Which isn’t to say I haven’t had my share of embarrassing bugs. The big problem areas are time zones and time changes. I’m confident I encountered every single bug in any way related to Daylight Savings Time in the first two years of building FullCalendar. You know the deal, you gain an hour, you lose an hour. It’s sort of a bummer for programmers because time is not completely uniform across the year, and it’s hard to test because you have to change your computer to be in different time zones, and every time zone has different Daylight Savings hours.

In order to render the typical month view that everyone is familiar with, you have to start with the first day of the month, which means some of the previous month’s days might be visible. You need to do some “date math” to back up into the previous month, to where the first visible day of your month begins. Then you have to iterate forward one day at a time until you get to the end of the month, and then maybe go into the next month a few days. There is a lot of simple date arithmetic that you need to do, like adding or subtracting a day here and there.

So you have to iterate from day to day, but the thing about Daylight Savings Time is that sometimes depending on the time zone, midnight does not exist. It skips back to 11pm the previous day, or skips forward to 1am the next day.

Sometimes we’d have a bug when we added a day, and it ended up being 1PM the next day instead of AM, skipping those 12 hours. But the real error case was if instead of turning to 11PM the previous day, it ended up being 11PM of the same day, because you haven’t really moved a day yet. Well, then it would round down to that day and iterate another day. There were two big side effects of this bug:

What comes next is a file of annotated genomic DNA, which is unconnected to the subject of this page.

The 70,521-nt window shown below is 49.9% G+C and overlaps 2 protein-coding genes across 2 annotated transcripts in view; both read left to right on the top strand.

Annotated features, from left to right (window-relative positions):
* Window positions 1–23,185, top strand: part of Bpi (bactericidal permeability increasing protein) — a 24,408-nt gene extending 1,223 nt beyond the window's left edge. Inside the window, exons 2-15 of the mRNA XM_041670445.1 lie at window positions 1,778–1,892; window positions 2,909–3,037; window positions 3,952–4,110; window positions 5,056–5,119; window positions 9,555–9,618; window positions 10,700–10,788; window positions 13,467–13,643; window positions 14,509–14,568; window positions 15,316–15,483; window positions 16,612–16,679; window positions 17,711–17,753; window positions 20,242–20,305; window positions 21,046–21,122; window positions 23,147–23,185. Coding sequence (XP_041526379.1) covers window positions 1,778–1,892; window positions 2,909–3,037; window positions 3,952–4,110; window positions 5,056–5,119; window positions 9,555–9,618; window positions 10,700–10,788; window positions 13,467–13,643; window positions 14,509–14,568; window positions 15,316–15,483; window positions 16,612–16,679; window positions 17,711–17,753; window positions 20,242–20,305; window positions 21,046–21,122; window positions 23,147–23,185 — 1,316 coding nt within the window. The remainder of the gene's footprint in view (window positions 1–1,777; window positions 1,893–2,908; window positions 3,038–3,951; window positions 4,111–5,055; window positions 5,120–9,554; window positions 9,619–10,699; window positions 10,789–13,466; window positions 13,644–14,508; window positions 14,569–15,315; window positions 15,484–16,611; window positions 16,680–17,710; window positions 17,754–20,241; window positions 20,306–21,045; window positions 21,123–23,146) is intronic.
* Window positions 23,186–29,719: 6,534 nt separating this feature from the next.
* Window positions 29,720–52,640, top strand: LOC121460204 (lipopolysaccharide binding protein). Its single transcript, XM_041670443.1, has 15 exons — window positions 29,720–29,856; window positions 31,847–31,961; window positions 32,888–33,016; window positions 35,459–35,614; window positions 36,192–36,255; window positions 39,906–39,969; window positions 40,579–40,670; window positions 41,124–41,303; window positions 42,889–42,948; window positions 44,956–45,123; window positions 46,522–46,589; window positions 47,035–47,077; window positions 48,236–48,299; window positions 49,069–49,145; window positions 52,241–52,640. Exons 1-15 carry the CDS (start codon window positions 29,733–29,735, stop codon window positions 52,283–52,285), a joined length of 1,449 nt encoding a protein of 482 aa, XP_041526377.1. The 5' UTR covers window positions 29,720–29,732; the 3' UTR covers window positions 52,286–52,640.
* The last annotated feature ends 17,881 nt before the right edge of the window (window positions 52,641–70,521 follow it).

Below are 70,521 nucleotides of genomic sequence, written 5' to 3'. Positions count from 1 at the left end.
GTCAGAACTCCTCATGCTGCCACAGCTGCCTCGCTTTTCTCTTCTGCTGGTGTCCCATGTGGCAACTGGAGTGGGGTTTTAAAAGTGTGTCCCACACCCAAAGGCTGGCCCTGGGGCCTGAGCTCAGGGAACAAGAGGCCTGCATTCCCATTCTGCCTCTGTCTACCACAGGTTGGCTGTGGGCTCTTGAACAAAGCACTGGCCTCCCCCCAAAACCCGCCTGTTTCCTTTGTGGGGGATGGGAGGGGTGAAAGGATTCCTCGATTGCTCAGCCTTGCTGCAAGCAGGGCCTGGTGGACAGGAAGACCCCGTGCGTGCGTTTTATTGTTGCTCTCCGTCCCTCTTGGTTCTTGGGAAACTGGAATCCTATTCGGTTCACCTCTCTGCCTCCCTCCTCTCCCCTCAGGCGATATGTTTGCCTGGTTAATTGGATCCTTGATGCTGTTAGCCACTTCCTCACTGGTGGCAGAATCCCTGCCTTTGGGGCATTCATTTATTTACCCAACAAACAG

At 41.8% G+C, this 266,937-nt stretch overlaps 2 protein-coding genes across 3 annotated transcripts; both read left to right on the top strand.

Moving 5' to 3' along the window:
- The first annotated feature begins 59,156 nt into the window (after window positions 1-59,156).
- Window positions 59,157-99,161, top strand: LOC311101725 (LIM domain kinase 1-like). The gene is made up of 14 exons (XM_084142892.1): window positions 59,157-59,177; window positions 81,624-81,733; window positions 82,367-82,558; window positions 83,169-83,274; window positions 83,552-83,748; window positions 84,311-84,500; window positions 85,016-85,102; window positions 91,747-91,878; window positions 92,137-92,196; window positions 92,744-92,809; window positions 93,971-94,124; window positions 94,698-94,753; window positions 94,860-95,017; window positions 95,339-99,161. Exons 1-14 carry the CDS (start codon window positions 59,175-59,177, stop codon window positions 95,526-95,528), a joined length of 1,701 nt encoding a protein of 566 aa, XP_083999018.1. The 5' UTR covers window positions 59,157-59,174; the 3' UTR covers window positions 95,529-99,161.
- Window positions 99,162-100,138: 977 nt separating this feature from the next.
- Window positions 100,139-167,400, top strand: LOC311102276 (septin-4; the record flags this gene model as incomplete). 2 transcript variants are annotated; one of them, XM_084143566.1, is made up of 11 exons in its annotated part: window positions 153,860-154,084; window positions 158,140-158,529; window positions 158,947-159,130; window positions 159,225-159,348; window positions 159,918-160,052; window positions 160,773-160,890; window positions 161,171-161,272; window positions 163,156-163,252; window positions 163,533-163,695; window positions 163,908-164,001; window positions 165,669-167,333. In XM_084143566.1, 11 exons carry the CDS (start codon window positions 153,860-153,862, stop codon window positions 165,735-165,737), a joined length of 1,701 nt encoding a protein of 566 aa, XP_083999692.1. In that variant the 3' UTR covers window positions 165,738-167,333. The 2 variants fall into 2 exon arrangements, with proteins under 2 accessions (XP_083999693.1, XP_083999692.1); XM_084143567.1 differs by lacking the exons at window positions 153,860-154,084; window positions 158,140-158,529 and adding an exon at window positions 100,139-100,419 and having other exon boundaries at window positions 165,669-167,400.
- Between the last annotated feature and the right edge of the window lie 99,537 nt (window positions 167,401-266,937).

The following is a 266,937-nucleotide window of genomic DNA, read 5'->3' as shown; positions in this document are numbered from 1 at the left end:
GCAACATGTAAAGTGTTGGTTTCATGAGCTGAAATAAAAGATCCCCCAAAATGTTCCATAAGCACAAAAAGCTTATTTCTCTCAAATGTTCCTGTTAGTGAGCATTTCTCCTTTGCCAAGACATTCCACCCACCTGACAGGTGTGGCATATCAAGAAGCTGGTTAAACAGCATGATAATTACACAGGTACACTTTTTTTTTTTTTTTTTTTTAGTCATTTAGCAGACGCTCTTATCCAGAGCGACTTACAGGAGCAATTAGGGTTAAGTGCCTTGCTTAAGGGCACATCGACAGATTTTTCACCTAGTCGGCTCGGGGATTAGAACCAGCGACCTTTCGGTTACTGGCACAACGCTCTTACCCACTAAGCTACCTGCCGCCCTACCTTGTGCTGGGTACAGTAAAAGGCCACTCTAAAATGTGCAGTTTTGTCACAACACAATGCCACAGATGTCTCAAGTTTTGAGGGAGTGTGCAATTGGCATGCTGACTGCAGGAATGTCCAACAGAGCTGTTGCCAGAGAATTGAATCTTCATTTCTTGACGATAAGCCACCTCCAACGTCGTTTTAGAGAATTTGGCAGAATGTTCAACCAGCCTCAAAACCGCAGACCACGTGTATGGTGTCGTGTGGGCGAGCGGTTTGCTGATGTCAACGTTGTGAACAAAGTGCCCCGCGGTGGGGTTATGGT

• One would be that the entire month view of users’ calendars would be all of the same day, all of March 3rd for example, every day of the month would be March 3rd. Which is really only good if you had a great March 3rd and are looking to get into a Groundhog’s Day type of situation with it.

  • The other, worse side effect was that the calendar could get stuck in an infinite loop of the same day and just freeze the user’s browser tab. You might call this one the current-date-cursor-falling-into-the-Daylight-Savings-Time-witching-hour bug. Maybe.

After dealing with every DST bug possible in the first two years of product, I eventually decided to do a rewrite of that internal system and start using a third party library instead to handle all of it. Initially, I wanted to create and use my own. I had collected so much knowledge from dealing with all these date bugs I created my own date library utility. A lot of people started using it, and still continue to do. It’s called XDate. But then Moment.js launched soon after and became really popular, people were really excited about it. And it’s definitely worked well for me.

I had a hard decision to make: Do I use my own library that I implemented, or go with what most people are using? On one hand I thought, I’ve spent all this work and I’m not even using it. But on the other hand, now I don’t have to maintain all this date functionality and I can leave it to some other capable developer. It was a little disappointment mixed with reassurance that the future would be better. And honestly, it was the best decision I ever made because all those problems just went away. It’s nice to know I don’t have to do tackle every single problem myself.